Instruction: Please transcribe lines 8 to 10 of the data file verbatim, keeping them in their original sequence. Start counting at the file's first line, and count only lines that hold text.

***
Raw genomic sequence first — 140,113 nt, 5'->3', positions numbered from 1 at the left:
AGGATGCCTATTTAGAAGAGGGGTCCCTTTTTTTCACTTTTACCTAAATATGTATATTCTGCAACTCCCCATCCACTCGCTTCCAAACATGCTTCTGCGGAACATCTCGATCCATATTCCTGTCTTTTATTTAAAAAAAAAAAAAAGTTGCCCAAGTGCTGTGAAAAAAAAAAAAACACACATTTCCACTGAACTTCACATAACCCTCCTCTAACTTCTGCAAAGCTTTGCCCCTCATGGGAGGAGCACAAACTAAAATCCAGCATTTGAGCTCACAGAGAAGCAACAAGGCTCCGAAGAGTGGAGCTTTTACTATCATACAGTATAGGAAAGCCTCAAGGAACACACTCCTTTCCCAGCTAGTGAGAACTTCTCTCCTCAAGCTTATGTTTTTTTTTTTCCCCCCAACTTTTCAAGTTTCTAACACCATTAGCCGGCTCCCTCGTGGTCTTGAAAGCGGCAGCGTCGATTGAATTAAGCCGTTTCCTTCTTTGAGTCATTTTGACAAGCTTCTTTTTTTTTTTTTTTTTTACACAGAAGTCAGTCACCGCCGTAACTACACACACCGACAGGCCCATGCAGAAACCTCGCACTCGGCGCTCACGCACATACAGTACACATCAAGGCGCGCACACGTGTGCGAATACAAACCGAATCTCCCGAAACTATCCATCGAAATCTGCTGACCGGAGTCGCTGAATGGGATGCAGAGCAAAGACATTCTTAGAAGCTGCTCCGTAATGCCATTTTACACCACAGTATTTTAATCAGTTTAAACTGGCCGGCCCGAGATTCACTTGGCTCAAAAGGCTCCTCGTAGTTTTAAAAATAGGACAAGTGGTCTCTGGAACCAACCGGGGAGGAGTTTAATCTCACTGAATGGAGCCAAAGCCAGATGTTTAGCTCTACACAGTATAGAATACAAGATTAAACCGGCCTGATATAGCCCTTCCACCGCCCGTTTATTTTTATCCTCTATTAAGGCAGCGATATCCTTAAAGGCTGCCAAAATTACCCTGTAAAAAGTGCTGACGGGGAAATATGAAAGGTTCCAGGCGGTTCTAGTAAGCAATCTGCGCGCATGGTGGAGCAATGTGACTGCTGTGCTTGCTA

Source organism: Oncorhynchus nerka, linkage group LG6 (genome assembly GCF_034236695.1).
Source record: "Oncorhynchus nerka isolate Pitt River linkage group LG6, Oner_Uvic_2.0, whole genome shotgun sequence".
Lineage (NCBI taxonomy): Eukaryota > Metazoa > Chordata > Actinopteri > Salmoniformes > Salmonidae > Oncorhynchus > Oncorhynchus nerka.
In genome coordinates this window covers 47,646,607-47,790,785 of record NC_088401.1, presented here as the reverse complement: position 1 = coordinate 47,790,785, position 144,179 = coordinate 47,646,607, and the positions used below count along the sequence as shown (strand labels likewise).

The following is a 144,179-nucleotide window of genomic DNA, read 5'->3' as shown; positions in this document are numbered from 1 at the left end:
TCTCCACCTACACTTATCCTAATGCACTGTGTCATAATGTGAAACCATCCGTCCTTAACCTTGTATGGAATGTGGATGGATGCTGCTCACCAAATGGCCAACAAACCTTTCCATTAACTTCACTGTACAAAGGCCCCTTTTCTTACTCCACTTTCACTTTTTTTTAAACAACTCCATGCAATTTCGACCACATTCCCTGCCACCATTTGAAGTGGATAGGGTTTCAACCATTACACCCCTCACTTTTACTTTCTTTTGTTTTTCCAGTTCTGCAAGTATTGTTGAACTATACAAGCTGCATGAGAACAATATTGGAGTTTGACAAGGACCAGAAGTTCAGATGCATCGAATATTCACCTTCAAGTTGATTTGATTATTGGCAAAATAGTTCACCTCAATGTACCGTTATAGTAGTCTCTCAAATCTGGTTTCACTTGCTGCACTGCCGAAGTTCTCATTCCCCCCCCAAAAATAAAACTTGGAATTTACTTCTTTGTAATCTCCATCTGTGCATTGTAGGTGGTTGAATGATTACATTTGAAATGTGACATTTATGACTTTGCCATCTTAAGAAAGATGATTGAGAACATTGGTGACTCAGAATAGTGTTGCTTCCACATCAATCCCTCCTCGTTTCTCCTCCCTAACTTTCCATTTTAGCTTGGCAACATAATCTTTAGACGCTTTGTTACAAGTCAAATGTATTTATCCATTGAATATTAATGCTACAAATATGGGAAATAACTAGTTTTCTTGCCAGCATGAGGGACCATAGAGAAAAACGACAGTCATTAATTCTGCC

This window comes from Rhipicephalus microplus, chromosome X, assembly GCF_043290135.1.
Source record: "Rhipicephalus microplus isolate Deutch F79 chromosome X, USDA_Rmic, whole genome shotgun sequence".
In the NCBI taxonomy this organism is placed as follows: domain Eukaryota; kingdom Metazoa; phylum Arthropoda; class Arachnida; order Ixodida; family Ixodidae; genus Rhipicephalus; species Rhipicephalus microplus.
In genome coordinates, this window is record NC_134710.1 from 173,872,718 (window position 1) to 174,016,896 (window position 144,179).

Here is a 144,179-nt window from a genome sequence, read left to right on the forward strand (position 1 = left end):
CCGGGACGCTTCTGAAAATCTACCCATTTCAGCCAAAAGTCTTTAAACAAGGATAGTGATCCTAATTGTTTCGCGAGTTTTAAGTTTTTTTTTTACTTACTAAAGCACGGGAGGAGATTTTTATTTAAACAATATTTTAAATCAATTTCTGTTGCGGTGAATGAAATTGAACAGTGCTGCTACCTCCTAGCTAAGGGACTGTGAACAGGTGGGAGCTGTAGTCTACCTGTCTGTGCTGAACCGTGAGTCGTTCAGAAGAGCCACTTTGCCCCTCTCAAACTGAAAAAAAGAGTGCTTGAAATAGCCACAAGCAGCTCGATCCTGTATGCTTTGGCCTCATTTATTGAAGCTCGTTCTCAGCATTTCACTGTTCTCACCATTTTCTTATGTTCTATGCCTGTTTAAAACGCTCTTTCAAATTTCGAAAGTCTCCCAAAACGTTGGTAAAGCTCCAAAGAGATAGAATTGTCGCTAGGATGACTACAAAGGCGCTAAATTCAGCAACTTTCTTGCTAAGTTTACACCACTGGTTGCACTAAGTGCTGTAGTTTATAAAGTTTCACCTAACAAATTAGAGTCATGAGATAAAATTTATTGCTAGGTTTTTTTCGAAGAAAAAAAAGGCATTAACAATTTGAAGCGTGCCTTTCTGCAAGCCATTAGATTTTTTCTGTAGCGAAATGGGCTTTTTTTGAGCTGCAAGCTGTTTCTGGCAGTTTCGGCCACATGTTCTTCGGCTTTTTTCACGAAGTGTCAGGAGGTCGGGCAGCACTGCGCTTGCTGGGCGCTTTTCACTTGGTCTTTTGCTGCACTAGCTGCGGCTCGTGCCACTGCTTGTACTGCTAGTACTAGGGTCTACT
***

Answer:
TCTCCACCTACACTTATCCTAATGCACTGTGTCATAATGTGAAACCATCCGTCCTTAACCTTGTATGGAATGTGGATGGATGCTGCTCACCAAATGGCCAACAAACCTTTCCATTAACTTCACTGTACAAAGGCCCCTTTTCTTACTCCACTTTCACTTTTTTTTAAACAACTCCATGCAATTTCGACCACATTCCCTGCCACCATTTGAAGTGGATAGGGTTTCAACCATTACACCCCTCACTTTTACTTTCTTTTGTTTTTCCAGTTCTGCAAGTATTGTTGAACTATACAAGCTGCATGAGAACAATATTGGAGTTTGACAAGGACCAGAAGTTCAGATGCATCGAATATTCACCTTCAAGTTGATTTGATTATTGGCAAAATAGTTCACCTCAATGTACCGTTATAGTAGTCTCTCAAATCTGGTTTCACTTGCTGCACTGCCGAAGTTCTCATTCCCCCCCCAAAAATAAAACTTGGAATTTACTTCTTTGTAATCTCCATCTGTGCATTGTAGGTGGTTGAATGATTACATTTGAAATGTGACATTTATGACTTTGCCATCTTAAGAAAGATGATTGAGAACATTGGTGACTCAGAATAGTGTTGCTTCCACATCAATCCCTCCTCGTTTCTCCTCCCTAACTTTCCATTTTAGCTTGGCAACATAATCTTTAGACGCTTTGTTACAAGTCAAATGTATTTATCCATTGAATATTAATGCTACAAATATGGGAAATAACTAGTTTTCTTGCCAGCATGAGGGACCATAGAGAAAAACGACAGTCATTAATTCTGCC

This window comes from Rhipicephalus microplus, chromosome X, assembly GCF_043290135.1.
Source record: "Rhipicephalus microplus isolate Deutch F79 chromosome X, USDA_Rmic, whole genome shotgun sequence".